Op-Ed: Women Athletes Deserve Equal Pay


When you look at high school, college, and professional sports, one thing is obvious: media coverage, funding, and attention are disproportionately given to men.

It’s odd that so little is being done to change this. Simply put, women deserve not only the same opportunities but the same respect as men in the athletic world.

Only two-percent of airtime on ESPN’s “SportsCenter” is given to women’s sports, and stories about women’s sports tend to be half as long as those about men’s sports, according to USC News.

Despite Title IX, the law that mandates equal sports opportunities for both sexes, women in both college and professional athletics have to fight to get a fraction of the respect and recognition given to male athletes.

Take tennis star Serena Williams: she is still subject to childishly sexist treatment on multiple levels. Think about this: John McEnroe, a former U.S. tennis player, recently claimed in Rolling Stone that Williams would not even be a “top 700 player” if she was a man.  This is not just untrue, but disrespectful to Williams and all female athletes, at any level.

Worse, sometimes this sexism comes straight from the governing body of said sport. On September 7, an NCAA D1 field hockey game between the University of Maine and Temple University, held at Kent State, was called off early and declared no contest.


So Kent State Football could shoot off fireworks as part of their pregame festivities.


No men’s NCAA D1 game would have ever be cancelled in the second overtime period to allow another team’s nonessential pregame fireworks. It doesn’t seem too much to ask that two D1 teams be allowed to play their game to the end — but apparently it is.

“This is just hopefully an opportunity to recognize that there is an importance to have this equality in general in sports regardless of revenue programs or not,” said Temple Owls Coach Susan Ciufo when interviewed by CNN. “We’re not asking for a lot for female sports, but just some respect could go a long way.”

This treatment is nothing new to female athletes, and a lack of respect for female sports is not just an issue in the NCAA. The U.S. Women’s National Soccer team has won four of the eight FIFA Women’s World Cups held since 1991, and has always placed in the top three teams, according to FIFA. This makes them one of the winningest teams in professional soccer.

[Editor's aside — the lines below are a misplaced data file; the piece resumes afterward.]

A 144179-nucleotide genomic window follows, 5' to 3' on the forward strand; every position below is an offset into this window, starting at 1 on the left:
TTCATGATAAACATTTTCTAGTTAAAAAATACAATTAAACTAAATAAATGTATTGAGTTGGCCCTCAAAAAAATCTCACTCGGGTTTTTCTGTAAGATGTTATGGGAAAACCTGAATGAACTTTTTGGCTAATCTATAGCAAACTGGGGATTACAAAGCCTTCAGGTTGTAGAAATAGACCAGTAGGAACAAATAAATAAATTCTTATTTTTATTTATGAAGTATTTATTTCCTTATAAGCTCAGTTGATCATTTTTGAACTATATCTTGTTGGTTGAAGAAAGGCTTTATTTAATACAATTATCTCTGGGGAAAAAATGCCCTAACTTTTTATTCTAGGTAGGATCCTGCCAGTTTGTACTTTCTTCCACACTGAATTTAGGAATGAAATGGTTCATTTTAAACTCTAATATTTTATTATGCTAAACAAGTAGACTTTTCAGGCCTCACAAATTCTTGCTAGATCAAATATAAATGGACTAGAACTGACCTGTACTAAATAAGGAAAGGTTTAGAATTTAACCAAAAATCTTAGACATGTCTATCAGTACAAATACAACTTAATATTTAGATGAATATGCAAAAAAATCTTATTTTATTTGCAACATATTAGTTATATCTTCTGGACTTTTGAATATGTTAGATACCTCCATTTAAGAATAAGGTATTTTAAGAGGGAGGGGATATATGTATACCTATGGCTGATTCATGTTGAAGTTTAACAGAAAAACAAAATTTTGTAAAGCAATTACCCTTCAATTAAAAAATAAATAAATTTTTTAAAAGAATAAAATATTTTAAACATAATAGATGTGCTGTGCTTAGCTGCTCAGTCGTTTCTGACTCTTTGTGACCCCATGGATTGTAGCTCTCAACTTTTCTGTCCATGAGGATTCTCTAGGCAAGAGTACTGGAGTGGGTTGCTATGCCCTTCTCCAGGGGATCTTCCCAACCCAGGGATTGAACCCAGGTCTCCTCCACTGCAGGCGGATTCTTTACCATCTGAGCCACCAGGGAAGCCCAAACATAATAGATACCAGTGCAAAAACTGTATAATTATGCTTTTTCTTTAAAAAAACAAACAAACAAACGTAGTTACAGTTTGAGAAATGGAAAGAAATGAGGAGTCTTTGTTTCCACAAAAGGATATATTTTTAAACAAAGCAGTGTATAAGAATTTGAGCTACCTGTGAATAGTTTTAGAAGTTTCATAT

Conversely, in the 21 FIFA Men’s World Cups held since 1930, the U.S Men’s team has never won, and has only placed in the top three once.

Given these statistics it would seem reasonable that, as the more successful team, the women get treated as such.

Apparently, this is also too much to ask.

As of 2019, according to CNBC, the women earned $260,000 each for winning a World Cup, compared to the $1.1 million that would be earned by the men’s team for a hypothetical world cup win.

That’s right: one of FIFA’s winningest teams ever deserves, according to the organization governing the sport, a quarter of the pay of their considerably less-successful male counterparts.

This may trigger a common counter argument, that male athletes should be paid more because they generate more revenue. I’ve heard it.

In reality, after their 2015 World Cup win, the women generated three times the revenue men did that same season, FIFA reported.

The sports world has, despite all the above statistics, become much more equal since the passage of Title IX. In 1972, the year the law was passed, only 295,000 girls nationwide played high school sports compared to 3.67 million boys. As of 2011, 3.2 million girls were on fields, tracks, and courts at high schools around the country.

This is major progress and it’s something to be proud of.  Sports are just as beneficial for girls as for boys, and it’s only fair that everyone who wants the opportunity to join a team should have it. However, we have lots of progress yet to make.